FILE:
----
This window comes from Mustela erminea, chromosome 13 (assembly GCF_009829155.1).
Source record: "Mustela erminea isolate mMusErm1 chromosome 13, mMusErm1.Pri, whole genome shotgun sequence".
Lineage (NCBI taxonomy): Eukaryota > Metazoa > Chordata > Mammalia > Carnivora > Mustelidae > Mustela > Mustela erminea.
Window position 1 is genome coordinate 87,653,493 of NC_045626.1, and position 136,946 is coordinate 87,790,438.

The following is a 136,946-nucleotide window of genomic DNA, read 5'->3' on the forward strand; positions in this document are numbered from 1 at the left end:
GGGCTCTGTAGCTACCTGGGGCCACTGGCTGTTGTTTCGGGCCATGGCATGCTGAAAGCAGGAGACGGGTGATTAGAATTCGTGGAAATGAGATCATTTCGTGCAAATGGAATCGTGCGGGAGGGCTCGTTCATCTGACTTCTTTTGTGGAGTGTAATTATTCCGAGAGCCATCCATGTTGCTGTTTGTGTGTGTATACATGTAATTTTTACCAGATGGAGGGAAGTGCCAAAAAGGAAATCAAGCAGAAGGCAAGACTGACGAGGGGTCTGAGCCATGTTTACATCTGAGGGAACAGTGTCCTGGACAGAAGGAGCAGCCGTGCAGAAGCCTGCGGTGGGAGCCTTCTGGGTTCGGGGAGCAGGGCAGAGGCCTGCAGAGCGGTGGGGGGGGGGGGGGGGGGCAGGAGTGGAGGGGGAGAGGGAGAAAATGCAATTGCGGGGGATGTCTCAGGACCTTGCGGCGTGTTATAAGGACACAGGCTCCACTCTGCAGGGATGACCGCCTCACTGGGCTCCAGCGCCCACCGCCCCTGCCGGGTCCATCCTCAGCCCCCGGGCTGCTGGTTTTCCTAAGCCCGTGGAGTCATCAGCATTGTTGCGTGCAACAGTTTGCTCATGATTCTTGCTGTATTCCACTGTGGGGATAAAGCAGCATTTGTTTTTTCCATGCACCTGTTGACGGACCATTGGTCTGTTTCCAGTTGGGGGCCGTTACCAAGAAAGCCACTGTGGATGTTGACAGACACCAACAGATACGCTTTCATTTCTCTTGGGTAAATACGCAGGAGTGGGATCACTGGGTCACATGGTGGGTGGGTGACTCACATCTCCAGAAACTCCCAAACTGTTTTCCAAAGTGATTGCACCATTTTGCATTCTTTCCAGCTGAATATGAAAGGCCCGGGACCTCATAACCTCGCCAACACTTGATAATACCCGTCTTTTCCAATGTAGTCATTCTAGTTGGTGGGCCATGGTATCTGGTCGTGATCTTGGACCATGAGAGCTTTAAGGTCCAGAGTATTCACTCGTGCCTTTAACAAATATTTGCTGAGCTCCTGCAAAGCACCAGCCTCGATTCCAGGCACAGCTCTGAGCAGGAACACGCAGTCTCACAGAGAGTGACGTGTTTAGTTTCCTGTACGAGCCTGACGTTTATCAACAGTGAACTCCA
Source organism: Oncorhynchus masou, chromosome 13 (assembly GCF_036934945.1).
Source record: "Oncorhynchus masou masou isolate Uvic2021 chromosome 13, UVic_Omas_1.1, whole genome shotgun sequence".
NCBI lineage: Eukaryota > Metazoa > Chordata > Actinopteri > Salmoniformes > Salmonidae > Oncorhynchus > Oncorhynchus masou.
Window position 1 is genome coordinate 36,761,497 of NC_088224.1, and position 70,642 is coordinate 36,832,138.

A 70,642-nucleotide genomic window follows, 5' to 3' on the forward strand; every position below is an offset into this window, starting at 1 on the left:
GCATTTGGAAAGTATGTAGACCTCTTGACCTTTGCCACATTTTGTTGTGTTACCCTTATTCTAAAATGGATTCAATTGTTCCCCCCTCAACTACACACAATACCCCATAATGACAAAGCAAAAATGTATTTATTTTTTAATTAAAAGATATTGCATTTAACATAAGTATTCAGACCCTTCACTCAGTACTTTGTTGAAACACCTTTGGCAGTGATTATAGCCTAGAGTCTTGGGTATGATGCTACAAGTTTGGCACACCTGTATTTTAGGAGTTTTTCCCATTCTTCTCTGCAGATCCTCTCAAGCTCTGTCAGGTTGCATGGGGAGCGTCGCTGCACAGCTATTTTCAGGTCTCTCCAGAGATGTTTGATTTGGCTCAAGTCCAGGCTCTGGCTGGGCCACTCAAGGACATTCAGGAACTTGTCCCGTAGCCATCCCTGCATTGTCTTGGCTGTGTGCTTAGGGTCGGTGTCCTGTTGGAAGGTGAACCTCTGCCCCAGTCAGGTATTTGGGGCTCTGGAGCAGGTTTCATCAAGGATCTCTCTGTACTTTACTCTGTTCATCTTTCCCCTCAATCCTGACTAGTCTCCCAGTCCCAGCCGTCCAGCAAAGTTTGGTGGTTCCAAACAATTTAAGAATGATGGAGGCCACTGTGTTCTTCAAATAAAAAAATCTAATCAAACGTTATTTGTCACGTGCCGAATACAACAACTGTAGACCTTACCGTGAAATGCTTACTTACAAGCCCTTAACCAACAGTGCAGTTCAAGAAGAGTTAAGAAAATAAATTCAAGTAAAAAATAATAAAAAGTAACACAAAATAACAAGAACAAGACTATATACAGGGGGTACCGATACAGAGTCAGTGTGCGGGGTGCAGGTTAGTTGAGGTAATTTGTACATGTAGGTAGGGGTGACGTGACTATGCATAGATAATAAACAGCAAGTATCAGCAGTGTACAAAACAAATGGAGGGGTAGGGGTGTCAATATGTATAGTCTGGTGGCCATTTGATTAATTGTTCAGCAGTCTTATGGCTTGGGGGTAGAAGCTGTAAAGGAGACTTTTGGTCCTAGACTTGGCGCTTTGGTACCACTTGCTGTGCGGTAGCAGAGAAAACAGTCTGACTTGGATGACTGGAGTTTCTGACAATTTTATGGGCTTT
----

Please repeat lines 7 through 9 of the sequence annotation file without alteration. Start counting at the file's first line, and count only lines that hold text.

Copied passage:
Source organism: Oncorhynchus masou, chromosome 13 (assembly GCF_036934945.1).
Source record: "Oncorhynchus masou masou isolate Uvic2021 chromosome 13, UVic_Omas_1.1, whole genome shotgun sequence".
NCBI lineage: Eukaryota > Metazoa > Chordata > Actinopteri > Salmoniformes > Salmonidae > Oncorhynchus > Oncorhynchus masou.